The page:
Area Forecast Discussion
Issued by NWS Raleigh/Durham, NC

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FXUS62 KRAH 210739

Area Forecast Discussion
National Weather Service Raleigh NC
338 AM EDT Sat Apr 21 2018

Continental polar high pressure will extend across the middle
Atlantic states through the weekend. Low pressure is forecast to
track east across the Gulf Coast states this weekend, then turn up
the eastern seaboard early next week. This will bring unseasonably
cool and wet conditions early to mid next week.


As of 330 AM Saturday...

The center of the chilly, 1033 mb, surface high pressure was located
over PA this morning. The ridge axis extended down the eastern
seaboard into GA and FL. Very dry air was in place along the eastern
states and this will be the case today and tonight. The high
pressure will gradually move off the Mid-Atlantic coast later today
and tonight allowing some modification in temperatures tonight. Sunny
skies are expected today with only a few cirrus. Highs generally 67-
72. Mostly clear skies are expected tonight with milder lows in the
lower to mid 40s.

As of 330 AM EDT Saturday...

Surface high pressure is expected to be reinforced over the Great
Lakes into New England, then down into the Mid-Atlantic states
Sunday into Sunday night. This occurs as a "closed" circulation or
mid/upper low will track east across the Gulf Coast states. There
will be increasing pressure gradient and wind associated with these
features. There will be a very deep and moist sub-tropical
connection that will be tapped and pulled NW into NC by late Sunday
night as the mid/upper low approaches the TN valley region. The rain
should hold off until Monday, but the cloudiness will increase
Sunday and Sunday night. It will cap temperatures somewhat on
Sunday, but keep them very mild Sunday night as the E-SE flow
increases. Increasing cloudiness can be expected Sunday with highs in
the 67-74 range N to S. Thickening and lowering cloudiness can be
expected Sunday night with lows in the 50s.

As of 335 AM EDT Saturday...

...Another widespread soaking rain expected Monday afternoon into
Tuesday night...

A very impressive plume of deep sub-tropical moisture is expected to
be tapped from the Caribbean and southwestern Atlantic into the
developing storm system, as it tracks slowly toward our region from
the Gulf Coast states and Tennessee Valley Monday into Tuesday. Rain
is expected to develop/overspread the southern and western areas of
central NC Monday morning, then eventually envelop the entire region
by late Monday into Tuesday. Models are in general agreement in the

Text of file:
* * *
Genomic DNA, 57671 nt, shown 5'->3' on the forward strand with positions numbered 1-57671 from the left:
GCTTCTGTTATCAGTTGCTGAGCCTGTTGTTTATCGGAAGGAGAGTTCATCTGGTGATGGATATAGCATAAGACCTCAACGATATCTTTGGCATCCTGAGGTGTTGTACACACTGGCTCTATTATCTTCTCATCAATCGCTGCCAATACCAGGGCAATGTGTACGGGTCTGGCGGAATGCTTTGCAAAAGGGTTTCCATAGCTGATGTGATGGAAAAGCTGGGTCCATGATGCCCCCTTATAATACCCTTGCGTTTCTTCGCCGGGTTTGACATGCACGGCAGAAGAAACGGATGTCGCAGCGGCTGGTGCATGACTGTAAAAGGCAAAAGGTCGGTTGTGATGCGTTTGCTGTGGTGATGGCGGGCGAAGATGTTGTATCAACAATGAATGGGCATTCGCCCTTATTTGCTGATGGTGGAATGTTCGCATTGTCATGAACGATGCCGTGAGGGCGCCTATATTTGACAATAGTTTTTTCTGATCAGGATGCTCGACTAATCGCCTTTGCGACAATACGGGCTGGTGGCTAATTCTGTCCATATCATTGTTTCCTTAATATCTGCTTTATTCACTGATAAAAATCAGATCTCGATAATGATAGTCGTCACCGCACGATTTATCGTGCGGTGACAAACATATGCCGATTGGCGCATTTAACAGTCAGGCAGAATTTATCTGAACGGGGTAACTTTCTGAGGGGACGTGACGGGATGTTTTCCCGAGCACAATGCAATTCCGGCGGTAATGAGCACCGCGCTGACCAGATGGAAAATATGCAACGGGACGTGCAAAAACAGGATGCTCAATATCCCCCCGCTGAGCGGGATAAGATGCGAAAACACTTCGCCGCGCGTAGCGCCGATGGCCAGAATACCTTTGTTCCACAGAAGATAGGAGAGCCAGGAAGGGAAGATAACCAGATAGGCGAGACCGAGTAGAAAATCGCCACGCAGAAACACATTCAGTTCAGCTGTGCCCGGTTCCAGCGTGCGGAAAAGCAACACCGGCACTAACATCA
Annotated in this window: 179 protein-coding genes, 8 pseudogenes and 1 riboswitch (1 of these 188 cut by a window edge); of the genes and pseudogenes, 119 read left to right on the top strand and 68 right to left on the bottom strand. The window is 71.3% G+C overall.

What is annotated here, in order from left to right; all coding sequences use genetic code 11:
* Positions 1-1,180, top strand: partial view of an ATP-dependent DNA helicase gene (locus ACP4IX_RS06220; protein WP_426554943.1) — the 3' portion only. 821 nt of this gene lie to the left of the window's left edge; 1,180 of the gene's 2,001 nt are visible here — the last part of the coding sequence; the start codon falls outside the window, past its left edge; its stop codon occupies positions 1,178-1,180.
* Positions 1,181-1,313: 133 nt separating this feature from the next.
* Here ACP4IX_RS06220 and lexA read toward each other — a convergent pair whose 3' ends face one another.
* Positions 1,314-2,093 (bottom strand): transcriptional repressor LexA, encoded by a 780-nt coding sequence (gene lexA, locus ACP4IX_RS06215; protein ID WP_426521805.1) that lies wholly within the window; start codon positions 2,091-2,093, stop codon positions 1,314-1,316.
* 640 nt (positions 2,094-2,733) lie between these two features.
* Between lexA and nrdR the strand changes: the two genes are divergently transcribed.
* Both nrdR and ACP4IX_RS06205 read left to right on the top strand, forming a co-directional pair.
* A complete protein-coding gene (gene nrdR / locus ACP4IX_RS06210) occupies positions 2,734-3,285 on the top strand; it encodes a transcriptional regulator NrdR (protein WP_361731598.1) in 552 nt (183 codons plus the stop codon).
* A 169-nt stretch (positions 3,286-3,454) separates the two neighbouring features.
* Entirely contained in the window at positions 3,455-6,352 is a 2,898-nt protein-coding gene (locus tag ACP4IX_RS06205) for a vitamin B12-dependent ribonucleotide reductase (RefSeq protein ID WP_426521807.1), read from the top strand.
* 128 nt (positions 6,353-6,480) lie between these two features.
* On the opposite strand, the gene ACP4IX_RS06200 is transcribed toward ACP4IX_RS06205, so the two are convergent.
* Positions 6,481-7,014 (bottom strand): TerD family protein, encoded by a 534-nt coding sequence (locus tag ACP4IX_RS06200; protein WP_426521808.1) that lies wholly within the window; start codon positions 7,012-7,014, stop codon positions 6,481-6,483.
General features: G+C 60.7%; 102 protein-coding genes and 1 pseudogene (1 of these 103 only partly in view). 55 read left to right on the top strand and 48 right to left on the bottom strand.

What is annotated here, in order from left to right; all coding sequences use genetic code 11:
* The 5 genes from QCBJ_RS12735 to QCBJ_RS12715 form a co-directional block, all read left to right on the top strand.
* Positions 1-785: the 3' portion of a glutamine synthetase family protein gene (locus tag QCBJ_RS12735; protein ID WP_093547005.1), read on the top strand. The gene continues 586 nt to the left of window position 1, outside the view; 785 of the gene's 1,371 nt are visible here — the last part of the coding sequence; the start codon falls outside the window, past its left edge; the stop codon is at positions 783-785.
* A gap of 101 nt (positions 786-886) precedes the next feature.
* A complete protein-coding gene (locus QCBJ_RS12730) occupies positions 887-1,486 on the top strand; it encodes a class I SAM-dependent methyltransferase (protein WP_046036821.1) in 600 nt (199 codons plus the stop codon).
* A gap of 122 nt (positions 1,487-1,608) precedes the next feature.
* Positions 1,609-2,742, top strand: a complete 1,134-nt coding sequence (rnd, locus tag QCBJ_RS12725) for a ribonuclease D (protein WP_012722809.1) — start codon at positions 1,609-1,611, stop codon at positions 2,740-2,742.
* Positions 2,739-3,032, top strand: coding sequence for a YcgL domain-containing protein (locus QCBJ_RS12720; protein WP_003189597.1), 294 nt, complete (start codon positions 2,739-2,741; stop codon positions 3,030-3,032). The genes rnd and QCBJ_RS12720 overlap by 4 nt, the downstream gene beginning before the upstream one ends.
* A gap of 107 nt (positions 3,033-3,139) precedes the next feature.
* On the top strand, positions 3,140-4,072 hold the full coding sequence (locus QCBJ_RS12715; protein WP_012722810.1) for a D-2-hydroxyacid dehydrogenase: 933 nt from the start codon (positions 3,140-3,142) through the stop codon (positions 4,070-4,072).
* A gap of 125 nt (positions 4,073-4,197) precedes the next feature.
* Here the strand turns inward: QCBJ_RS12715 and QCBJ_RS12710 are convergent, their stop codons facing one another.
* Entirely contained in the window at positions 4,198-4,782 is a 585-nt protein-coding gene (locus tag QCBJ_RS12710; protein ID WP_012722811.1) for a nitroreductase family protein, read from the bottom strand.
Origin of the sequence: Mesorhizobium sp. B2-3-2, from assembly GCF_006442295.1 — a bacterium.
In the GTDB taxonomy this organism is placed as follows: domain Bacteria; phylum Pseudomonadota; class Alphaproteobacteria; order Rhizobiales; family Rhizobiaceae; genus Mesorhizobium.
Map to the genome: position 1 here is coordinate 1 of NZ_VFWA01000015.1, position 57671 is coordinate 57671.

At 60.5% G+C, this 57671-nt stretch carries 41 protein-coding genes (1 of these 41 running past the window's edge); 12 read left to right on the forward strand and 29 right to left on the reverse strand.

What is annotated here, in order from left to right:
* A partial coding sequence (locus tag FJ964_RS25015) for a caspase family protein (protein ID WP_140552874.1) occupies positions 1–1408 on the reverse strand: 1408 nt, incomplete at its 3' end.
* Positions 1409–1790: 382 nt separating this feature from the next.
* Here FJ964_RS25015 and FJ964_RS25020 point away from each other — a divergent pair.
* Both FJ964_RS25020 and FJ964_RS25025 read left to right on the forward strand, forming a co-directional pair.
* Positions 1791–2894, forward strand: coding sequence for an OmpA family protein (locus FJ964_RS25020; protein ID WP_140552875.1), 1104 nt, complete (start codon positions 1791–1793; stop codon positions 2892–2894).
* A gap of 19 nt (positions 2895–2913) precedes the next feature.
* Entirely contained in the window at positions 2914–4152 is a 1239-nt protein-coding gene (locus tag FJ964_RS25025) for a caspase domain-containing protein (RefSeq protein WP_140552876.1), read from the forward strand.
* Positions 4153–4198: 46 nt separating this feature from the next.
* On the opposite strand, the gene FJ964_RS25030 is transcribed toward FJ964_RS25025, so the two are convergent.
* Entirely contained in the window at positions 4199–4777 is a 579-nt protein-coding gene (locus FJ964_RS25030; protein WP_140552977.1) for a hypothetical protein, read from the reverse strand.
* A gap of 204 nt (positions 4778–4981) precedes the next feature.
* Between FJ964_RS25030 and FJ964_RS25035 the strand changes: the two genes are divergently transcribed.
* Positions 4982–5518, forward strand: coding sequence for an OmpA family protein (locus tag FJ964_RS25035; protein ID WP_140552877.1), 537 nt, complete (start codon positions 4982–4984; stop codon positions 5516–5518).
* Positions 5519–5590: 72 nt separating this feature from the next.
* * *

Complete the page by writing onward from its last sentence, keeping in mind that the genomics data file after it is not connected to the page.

track/strength of the mid/upper low as it tracks from northern MS NE
toward the upper TN valley by 12z/Tuesday, then slowly northward
into the lower Ohio Valley by 12z/Wednesday. The surface low track
still is more uncertain given the spread in the guidance, especially
by Tuesday night and Wednesday. However, it appears that a very deep
influx of subtropical moisture will be lifted up and over the
warm/occluded front as the low pressure approaches SC/southern NC
late Monday into Tuesday. QPF of 1.5 to 2+ inches can be expected,
with the higher totals likely in the western Piedmont where the
stronger lift associated with the mid level low will be aided by the
long SE fetch of deep subtropical moisture up into the higher
Piedmont. A flash flood watch may be needed early next week given
the current wet antecedent conditions, but highly dependent on the
track of the aforementioned storm.

Regardless, it appears to be a wet and cool start to the week aided
by rain, clouds, easterly winds, and at least some form of Cold Air
Damming early in the event. The chance of rain and showers will
decrease after the system lifts north of the region mid-week, though
another quick moving s/w disturbance may swing through the area on
Thursday/Thursday evening. This would allow for another chance for
showers on Thursday/Thursday evening. High temps are expected to
rebound to near normal by the end of the week, with highs in the 70s.


As of 128 AM Saturday...

24 Hour TAF Period: VFR conditions are expected to continue through
the 24 hour TAF period, high confidence.

Outlook: An approaching low pressure system early next week will
increase the threat for MVFR/IFR VSBYS and CIGS with rain and
fog across central NC. The threat for adverse aviation conditions
appears greatest from late Monday afternoon through through
Wednesday morning.




NEAR TERM...Badgett
SHORT TERM...Badgett
AVIATION...Badgett is the U.S. government's official web portal to all federal, state and local government web resources and services.